Indian cricket was pretty much knocked down with their face on the floor. They were losing, the dressing room was distressed and needless to say, Greg Chappell left no stones unturned in making a pig’s ear of his niche. And this marked the beginning of the Gary Kirsten era. He was assiduous in his preparations, took care of the little things and perfectly yoked with the young captaincy regime of M.S. Dhoni. The way he settled into the playing culture of the nation was the most remarkable quality of the South African. He was happy to eschew away from the media circus and allowed his team to do the talking on the field.
He orchestrated a famous 2-0 home series win against the Australians, India’s much awaited overseas ODI, and Test Series win against the New Zealand and took India to the NO.1 spot in test rankings. He was conferred with a perfect farewell when India lifted the 50 over world Cup in 2011. Regarded as the best coach in Indian Cricket history, he was highly revered as the most genteel of human beings in the dressing room. He certainly set a benchmark delineating how an Indian coach should work and look to rebuff the appendages of past defeats or victories. Indian Cricket would always remain indebted to the veteran.
Indian cricket is once again on the verge of transition and one of their most successful bowlers and placid minds has been assigned with the job to mentor them. The biggest share of the flak has been their performance in the whites. They have looked vulnerable and out of sorts in foreign conditions. Barring a series win against the Sri Lankans last year, India has been pretty much eviscerated on foreign soil. And Anil Kumble would be completely aware of the situation putting the away win crisis on top of his to-do list.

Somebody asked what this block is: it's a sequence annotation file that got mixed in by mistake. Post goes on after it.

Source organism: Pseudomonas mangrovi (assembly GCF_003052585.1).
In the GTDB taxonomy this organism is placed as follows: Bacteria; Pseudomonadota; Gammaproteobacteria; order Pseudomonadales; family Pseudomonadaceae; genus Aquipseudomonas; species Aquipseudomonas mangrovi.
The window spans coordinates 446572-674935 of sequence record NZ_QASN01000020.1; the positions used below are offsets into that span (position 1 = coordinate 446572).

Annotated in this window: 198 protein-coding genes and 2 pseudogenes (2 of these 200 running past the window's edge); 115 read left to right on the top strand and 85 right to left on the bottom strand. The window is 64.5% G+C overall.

They have a young leader in Virat Kohli who has been an incessant producer of runs in recent times. They have the poise of Vijay and Pujara at the top and placidness of Rahane in the middle. Saha has been asked to fill the boots of M.S Dhoni as the wicket keeper batsman and its time that he comes up with goods that vindicate his selection. And they need to fit in the likes of K.L Rahul and Rohit Sharma who have been knocking doors for their place in the starting XI. Thus the race for the top 6 is a tight one, considering Kohli’s penchant for playing with 5 bowlers.
An ample amount of work needs to be done on the pool of fast bowlers, who are menacing enough to prize out opposition wickets and are fit enough to not wear out as the series progresses, as often is the case. Special attention needs to be maintained on the players who are sitting on the bench to keep them sharp and ready to meet out the challenges and demands of playing a test match.
All in all, a pool of players needs to be prepared, who are adept in representing the nation, both mentally and physically, who know their roles on the side and share the same proclivity required to win a test match. Thus the role of an able leader who can wade through these travails of working behind the curtains is paramount. Only time will tell whether Anil Kumble can do justice to his new role and further aggrandize his status in Indian cricket.